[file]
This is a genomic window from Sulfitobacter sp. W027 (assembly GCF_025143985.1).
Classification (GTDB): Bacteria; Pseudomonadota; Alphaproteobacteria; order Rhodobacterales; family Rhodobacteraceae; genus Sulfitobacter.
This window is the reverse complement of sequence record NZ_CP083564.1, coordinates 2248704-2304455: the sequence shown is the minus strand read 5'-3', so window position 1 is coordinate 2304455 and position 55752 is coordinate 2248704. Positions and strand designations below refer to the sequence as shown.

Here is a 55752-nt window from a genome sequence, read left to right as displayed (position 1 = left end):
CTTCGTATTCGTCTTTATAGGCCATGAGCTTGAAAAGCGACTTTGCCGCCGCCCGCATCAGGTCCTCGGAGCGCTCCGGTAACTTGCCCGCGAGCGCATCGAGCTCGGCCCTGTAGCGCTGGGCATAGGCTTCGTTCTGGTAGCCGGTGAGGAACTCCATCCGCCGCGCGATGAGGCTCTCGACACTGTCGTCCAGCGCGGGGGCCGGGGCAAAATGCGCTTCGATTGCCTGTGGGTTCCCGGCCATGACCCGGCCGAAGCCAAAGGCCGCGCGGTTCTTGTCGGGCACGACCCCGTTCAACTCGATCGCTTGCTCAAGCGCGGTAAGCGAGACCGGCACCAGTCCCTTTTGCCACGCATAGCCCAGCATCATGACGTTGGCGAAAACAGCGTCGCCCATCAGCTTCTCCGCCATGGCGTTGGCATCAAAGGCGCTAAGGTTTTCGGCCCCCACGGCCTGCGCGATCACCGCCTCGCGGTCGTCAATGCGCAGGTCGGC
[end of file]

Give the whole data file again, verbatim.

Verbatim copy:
This is a genomic window from Sulfitobacter sp. W027 (assembly GCF_025143985.1).
Classification (GTDB): Bacteria; Pseudomonadota; Alphaproteobacteria; order Rhodobacterales; family Rhodobacteraceae; genus Sulfitobacter.
This window is the reverse complement of sequence record NZ_CP083564.1, coordinates 2248704-2304455: the sequence shown is the minus strand read 5'-3', so window position 1 is coordinate 2304455 and position 55752 is coordinate 2248704. Positions and strand designations below refer to the sequence as shown.

Here is a 55752-nt window from a genome sequence, read left to right as displayed (position 1 = left end):
CTTCGTATTCGTCTTTATAGGCCATGAGCTTGAAAAGCGACTTTGCCGCCGCCCGCATCAGGTCCTCGGAGCGCTCCGGTAACTTGCCCGCGAGCGCATCGAGCTCGGCCCTGTAGCGCTGGGCATAGGCTTCGTTCTGGTAGCCGGTGAGGAACTCCATCCGCCGCGCGATGAGGCTCTCGACACTGTCGTCCAGCGCGGGGGCCGGGGCAAAATGCGCTTCGATTGCCTGTGGGTTCCCGGCCATGACCCGGCCGAAGCCAAAGGCCGCGCGGTTCTTGTCGGGCACGACCCCGTTCAACTCGATCGCTTGCTCAAGCGCGGTAAGCGAGACCGGCACCAGTCCCTTTTGCCACGCATAGCCCAGCATCATGACGTTGGCGAAAACAGCGTCGCCCATCAGCTTCTCCGCCATGGCGTTGGCATCAAAGGCGCTAAGGTTTTCGGCCCCCACGGCCTGCGCGATCACCGCCTCGCGGTCGTCAATGCGCAGGTCGGC